There’s something about Denmark and the Danes – a kind of intellectual bonding that manifests itself in commercial cooperation and mutual assistance. We spoke with fellow Dane Uffe Nielsen, CEO of Grafisk Maskinfabrik in Birkerød to find out more.
Grafisk Maskinfabrik A/S, or GM as it is more usually known, began life in 1980 manufacturing electronic controls for a range of different engineering companies. They developed a highly skilled and knowledgeable workforce that was able to turn its hand to more than just electronics. By 1983 the decision was made to diversify the business and GM engaged in manufacturing, and began to develop a range of slitters, die-cutters, and sheeters for the narrow web sector. In the mid 90s, fellow Danish company Nilpeter requested the expertise of GM to develop finishing lines for digital print. This became the start of a journey towards fully automated tool free laser-based finishing systems.
According to Nielsen: “There is something of a Danish hub in manufacturing – in a country of only 5 million people it makes us rather special. In fact it’s a policy that is actively encouraged by the Danish authorities. They are keen to establish a degree of independence and a high-quality pedigree in design and manufacture. And it’s not just in industrial products – look at Danish furniture, glassware, and other consumer items – they have a style of their own, and a reputation for quality.”
Over the next 15 years, GM prospered but also noticed the growth of digital technology in the label market – digital technology that included printing but little else. “Having cut our teeth in manufacturing with simple but cost-effective converting equipment, we spotted a niche for something more ambitious in the way of a complete finishing line. Flexo label presses offered this single pass to finished product, digital presses didn’t, and we took the opportunity to fill that gap,” he explained.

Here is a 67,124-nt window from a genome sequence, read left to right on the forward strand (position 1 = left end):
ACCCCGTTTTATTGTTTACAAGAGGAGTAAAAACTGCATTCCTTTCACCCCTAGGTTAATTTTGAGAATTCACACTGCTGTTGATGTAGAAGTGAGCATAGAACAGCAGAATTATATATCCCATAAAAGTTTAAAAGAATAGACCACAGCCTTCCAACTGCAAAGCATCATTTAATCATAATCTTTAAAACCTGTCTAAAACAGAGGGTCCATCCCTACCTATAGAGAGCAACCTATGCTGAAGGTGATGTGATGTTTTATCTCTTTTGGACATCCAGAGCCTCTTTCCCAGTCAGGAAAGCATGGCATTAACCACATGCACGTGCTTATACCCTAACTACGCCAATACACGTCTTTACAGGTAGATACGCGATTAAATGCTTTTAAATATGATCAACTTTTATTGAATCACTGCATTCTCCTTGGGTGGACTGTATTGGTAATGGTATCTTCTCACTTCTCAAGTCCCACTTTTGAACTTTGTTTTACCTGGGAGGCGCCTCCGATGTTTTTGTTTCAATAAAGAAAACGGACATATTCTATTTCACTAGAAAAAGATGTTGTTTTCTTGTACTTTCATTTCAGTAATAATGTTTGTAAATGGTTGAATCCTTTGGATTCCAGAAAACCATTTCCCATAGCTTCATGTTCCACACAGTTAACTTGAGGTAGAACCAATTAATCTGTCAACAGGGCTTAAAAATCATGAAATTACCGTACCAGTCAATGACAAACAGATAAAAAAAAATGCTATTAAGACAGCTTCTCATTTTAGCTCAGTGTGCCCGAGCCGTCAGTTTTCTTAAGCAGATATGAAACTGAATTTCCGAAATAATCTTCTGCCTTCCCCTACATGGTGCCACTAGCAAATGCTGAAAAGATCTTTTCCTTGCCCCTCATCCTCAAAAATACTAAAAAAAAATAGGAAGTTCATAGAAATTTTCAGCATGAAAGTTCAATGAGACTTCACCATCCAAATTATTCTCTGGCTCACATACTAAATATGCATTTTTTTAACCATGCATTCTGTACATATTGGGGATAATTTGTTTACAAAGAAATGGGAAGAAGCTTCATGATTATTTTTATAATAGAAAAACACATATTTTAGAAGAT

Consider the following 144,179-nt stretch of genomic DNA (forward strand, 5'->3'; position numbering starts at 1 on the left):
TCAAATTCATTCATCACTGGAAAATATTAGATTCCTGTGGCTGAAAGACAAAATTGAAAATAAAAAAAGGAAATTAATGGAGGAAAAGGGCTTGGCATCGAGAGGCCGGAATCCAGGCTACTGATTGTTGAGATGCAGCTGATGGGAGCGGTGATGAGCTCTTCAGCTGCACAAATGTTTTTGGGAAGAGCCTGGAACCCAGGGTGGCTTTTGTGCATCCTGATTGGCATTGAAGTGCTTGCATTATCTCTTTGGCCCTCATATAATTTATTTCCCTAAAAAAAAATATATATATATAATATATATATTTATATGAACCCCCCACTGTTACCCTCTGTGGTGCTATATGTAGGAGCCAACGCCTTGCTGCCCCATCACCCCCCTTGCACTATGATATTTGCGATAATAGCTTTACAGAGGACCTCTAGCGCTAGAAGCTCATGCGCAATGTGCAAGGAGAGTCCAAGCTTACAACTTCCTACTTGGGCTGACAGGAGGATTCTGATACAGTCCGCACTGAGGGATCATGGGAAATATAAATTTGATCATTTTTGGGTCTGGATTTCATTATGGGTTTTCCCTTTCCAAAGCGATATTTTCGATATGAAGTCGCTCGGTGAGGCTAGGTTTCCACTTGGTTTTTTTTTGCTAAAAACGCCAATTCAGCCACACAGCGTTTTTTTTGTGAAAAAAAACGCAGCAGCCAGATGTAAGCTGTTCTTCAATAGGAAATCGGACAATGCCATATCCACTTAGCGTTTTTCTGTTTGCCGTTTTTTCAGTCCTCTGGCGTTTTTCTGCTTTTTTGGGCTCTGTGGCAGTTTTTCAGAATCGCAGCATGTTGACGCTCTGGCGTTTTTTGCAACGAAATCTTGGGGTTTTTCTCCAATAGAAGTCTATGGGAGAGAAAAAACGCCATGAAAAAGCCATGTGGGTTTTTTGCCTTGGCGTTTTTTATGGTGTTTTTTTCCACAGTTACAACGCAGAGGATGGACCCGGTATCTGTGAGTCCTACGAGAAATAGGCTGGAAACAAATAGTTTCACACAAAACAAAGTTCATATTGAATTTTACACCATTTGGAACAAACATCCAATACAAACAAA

To make such a leap required massive additional funding, and with the aid of Dansk Ejerkapital, GM turned itself almost overnight from a small artisan workshop into a modern production outfit. That has seen staff numbers rise from 60 to 140, and sales increase by almost 30%. But moving into finishing required the assimilation of new techniques and technology, including surface treatment of the digitally printed web prior to it being further processed.
“We knew of corona treatment but little more than that until we investigated the market and found the pioneers and technology leaders were not only Danish, but only two hours away from our HQ. To say the rest is history exaggerates the point, but when you have Vetaphone’s vast wealth of knowhow and experience to draw on, in a common language and the same time-zone, and with an R&D philosophy that mirrors our own, why would we look elsewhere?” he added.